On 29th August 2019, Blackpool Council sent out a joint press release with Holmes Investment Partnership, in which they state that they would be seeking to develop the land to the east of East Park Drive.

This development would see the land used to build a massive leisure warehouse called “Adrenaline World” along with 250-holiday lodges on this site.

Blackpool Council have cleverly used their process and procedures to deliver an outcome which appears to have been open and transparent, through selection by procurement of a preferred bidder for the concession to develop this site, Holmes Investment Properties (HIP)

In actual fact, the process was predetermined and driven not by a democratic process but by a small number of elected members and senior officers within the council, but mainly by David Lloyd and Adrenaline World, who is a partner with HIP, using a skilful and experienced legal group (Devonshires) who have expertise in delivering developments such as this for their clients.

So we are up against their experts!

Why Did Blackpool Council Select HIP Over the Community Benefit Bid?

The Procurement Outcome Report      June 2020

On 22nd July 2019 Blackpool Council wrote to confirm that we were unsuccessful in our bid they identified several key areas where our bid failed to meet their requirements.

The panel felt that the overall quality of the proposal was acceptable, however there were certain areas where you could have provided more information and demonstrated how you would fully meet the aims and objectives of the specification.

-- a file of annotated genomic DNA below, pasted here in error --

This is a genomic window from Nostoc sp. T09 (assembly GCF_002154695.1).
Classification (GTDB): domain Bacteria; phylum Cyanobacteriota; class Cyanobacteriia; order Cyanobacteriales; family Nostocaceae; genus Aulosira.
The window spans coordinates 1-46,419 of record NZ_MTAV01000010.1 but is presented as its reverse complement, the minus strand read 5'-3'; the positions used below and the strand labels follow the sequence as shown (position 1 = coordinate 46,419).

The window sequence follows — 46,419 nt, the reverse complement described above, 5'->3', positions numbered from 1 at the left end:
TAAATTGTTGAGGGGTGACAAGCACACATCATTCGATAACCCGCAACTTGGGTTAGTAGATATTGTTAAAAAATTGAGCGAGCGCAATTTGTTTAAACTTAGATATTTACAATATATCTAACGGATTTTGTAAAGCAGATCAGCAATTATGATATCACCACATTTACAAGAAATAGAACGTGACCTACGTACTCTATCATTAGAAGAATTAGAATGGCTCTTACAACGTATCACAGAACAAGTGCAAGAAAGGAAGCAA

Based on the evaluation criteria set out in the bid document CBS scored as shown in the table below.

Price 40%40%39.3%– 0.07%
Quality 40%15.6%24.4%+ 8.8%
Social 20%4%8% + 4%
Total 100%59.6%71.7%12.73%


This element did not disclose the winning bidders offer as this is supposedly confidential.

The Society Bid was an average rent of £ 65,000 p/a = £ 650,000 over ten years!

We understand that HIP offer was in two parts, for a 175-year lease.

HIP 175 Year LeaseTotalP/A10 YearsDiff +/-
Golf Course NO Planning Consent250,000£ 1,429£ 14,290-£635,000
Golf Course with Planning Consent2,000,00011,428£ 114,280-£535,720

It may appear strange that Blackpool are prepared to lose so much in lease payments, but their press release says that the 42 million pounds that HIP will invest will outweigh any lease arrangements.

What is not clear is how this benefits the residents of Blackpool?

The simple fact is that the site is grossly undervalued, if the reported numbers are in fact correct?

Qualitative Criteria 40%

2.1 Business Proposal

The panel considered that the proposal had been well developed with due consideration given to the creation of a not for profit organisation and how this would be governed and managed on a day to day basis. The financial model submitted was detailed but over-reliance on pledges and increased patronage to ensure the organisation remained financially sustainable in the medium to long term came with a high degree of risk.

Considering the trading background of HIP directors and the management team the risk of a not-for-profit community interest organisation, pales into insignificance against business failures and insolvencies as reported to the Council in March this year.

Pledges by local people in a community project is surely far more secure and risk free when compared with stock market investments, and the possibly of corporate failure!

Blackpool Council simply refuse to accept that the current low patronage is due to the poor condition of the golf course and their mismanagement of the previous contractor Mack Trading, allowing them to take all the receipts from the course but invest very little in return, and at the same time not paying the £75,000 per year rent some £ 600,000 over the eight years of their tenure.